I have a “lead foot”. Okay, I’m not as bad as I used to be (although some friends and family may argue that). When I was a twenty-something, I would receive speeding tickets at a rate of two-to-three times a year. I tend to believe that I had fans among the SC Highway Patrol and they merely wanted my autograph!
There’s something about speeding in a vehicle with a steel frame. It’s deceptive! Your mind subconsciously changes the laws of nature. You start believing you’re somehow invincible, when in reality you open yourself up to more danger. Percentage-wise, you become less and less likely to survive a crash the faster you go. Not only that, but when you speed you don’t notice a speed limit, an exit sign, or the large deer with glowing eyes on the side of the road.
Now there are times we can go fast. Nothing wrong with it at all when the time calls for it! (We have places to go, people to see, afterall…) But it should be reserved for those designated areas of higher speed, barring an emergency. I would like to think it’s the Holy Spirit that leads us to know when/where/how to go about fast.
Wait a minute, what am I really talking about today? Well, since you’re reading this, you may know that I’m a pastor. I’m one of those preachers that lead a local church. Every now and then I’ll write about “church stuff” that may/may not interest you.
Recently, news came out that Elevation Church, based out of Charlotte, NC, had planted volunteers in their worship services to walk forward during the invitation for water baptism. This creates movement and conceivably “encourages” worshipers that might be on-the-fence about getting baptized or are uncomfortable in getting out of their seat. Such a method is seen as manipulation and brings into question just how far a church is willing to go (in the negative sense) to see more of an altar response.
Read more about this mess here:
So what’s the big deal? For us Christians, being baptized (submerged into water and raised back up) is an important step in our spiritual journey. The act itself doesn’t give us salvation, but rather declares it! This is our announcement to the world that Jesus has saved us from eternal death and has given us new, fresh start! We are no longer the person we were before. It’s a celebration of life change!
Needless to say, the practice of water baptism is special, if not sacred. It should be handled with sensitivity, care, and encouragement. What Elevation is being accused of doing in partially fabricating a response from the crowds, essentially robs the innocence and authenticity of that moment in the eyes of both Christians and non-believers.
I’ll be on the record for saying that I’m not particularly crazy about the news media. Some things that they report on pastors and churches is witch-hunting at its worst, or just bad journalism at the very least. At the same time, there’s something to be said about God using outsiders to correct His children (it happened to the Israelites quite a bit, actually). This can be seen as a good thing if Elevation can learn from this moment and become healthier than ever before! (and they were pretty strong already)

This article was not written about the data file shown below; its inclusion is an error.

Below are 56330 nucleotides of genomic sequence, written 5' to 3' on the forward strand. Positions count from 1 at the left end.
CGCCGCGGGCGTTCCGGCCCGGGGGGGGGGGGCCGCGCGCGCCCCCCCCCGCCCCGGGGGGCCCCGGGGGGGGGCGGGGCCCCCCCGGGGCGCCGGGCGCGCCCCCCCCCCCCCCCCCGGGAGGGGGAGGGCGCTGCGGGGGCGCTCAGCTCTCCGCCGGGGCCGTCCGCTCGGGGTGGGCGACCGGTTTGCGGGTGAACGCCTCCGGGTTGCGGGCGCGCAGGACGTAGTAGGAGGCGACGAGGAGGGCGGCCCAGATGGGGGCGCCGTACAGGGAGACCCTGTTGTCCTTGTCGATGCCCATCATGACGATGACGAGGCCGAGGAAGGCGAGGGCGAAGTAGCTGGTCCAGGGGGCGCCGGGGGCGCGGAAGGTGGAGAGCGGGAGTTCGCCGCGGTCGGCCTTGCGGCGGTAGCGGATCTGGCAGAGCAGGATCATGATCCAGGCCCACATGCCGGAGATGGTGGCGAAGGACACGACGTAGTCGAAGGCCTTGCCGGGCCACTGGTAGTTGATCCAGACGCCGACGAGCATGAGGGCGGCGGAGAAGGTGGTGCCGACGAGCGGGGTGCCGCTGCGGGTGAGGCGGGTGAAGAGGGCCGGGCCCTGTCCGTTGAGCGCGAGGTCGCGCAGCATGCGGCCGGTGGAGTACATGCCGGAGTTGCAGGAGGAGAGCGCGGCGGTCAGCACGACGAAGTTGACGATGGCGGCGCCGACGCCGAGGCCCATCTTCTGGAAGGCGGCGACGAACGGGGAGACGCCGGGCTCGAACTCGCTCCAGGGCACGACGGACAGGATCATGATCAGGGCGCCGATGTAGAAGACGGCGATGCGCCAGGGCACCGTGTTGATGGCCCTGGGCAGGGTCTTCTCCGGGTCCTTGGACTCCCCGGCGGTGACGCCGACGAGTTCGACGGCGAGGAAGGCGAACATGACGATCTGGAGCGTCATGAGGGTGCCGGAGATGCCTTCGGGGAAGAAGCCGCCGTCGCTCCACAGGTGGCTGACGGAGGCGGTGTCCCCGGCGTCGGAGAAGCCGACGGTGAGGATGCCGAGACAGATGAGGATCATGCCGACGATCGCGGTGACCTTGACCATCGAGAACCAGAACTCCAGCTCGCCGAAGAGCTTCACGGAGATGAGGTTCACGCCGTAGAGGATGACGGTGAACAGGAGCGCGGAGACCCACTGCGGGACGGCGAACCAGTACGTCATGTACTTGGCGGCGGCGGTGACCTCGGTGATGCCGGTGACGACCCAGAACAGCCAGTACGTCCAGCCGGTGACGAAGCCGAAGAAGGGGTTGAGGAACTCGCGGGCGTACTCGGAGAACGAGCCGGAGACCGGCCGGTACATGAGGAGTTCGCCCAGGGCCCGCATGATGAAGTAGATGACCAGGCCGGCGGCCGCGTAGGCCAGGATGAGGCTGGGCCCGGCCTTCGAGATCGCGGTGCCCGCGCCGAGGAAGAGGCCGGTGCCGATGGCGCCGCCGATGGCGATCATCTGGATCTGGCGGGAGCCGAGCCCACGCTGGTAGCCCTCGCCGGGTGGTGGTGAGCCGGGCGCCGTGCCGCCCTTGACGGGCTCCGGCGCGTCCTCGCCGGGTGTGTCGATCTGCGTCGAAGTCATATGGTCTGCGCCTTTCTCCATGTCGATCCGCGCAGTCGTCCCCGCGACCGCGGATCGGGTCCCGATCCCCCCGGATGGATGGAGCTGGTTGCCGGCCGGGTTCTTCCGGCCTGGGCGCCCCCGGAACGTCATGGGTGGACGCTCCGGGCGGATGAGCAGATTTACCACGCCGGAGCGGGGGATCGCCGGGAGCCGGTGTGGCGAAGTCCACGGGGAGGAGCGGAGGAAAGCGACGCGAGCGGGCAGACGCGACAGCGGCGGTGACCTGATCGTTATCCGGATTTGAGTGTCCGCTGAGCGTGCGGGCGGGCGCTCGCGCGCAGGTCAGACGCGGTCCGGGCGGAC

Let me add that there is nothing wrong with “spontaneous baptisms” (they present the baptism opportunity on-the-spot to anyone there) like the ones Elevation practices. When John the Baptist was calling people to repent of their sins and be baptized, there was not much of an “interview process”. It was an in-the-moment, get-up-out-of-your-seat, call to repentance (seeking forgiveness and restoration from God).
Matthew 3 tells us:
3 In those days John the Baptist came, preaching in the wilderness of Judea 2 and saying, “Repent, for the kingdom of heaven has come near.” 3 This is he who was spoken of through the prophet Isaiah:
“A voice of one calling in the wilderness,
‘Prepare the way for the Lord,
make straight paths for him.’”
…. 5 People went out to him from Jerusalem and all Judea and the whole region of the Jordan. 6 Confessing their sins, they were baptized by him in the Jordan River.
We must leave room for the Holy Spirit to move and for people to respond. To turn it into a drawn-out process might be nice for record keeping or to satisfy demands of thoroughness and accountability, but it isn’t necessarily Biblical. (Biblical and “man-made” good practices aren’t always enemies either)
So, I don’t want to “pile on” Pastor Furtick and Elevation Church in writing this blog post today. I sincerely use this as a way to send prayerful support to Elevation as they have done awesome things in the Charlotte area. Steven Furtick is a great, talented, and bold pastor who gives much to his church and the city of Charlotte. I also know many folks involved at various levels in the church and they are all genuine and wonderful brothers/sisters in the Christian faith.
But at some point, you must recognize that “a means to an end” (speeding at all times) does have its limit. A basic rule of thumb to go by for ministry methods is, “If this got out to the general public, how would it be perceived?” Now some might say in Elevation’s defense, since this is church ministry related that there are different rules. God understands and the world doesn’t, right?
Or, hey… cops get to fly all over the roads at high rates of speed? Why can’t I?
This is simply about being above reproach. There are just some limits to our methods of ministry that at a certain point go beyond good taste. But taste is subjective, right? In some ways yes, absolutely. In other ways, no. But really the word we should use here is “discernment”. It’s a church-y word for “wisdom” or “understanding”. Basically, being able to know the what to do or say and the timing and setting for it.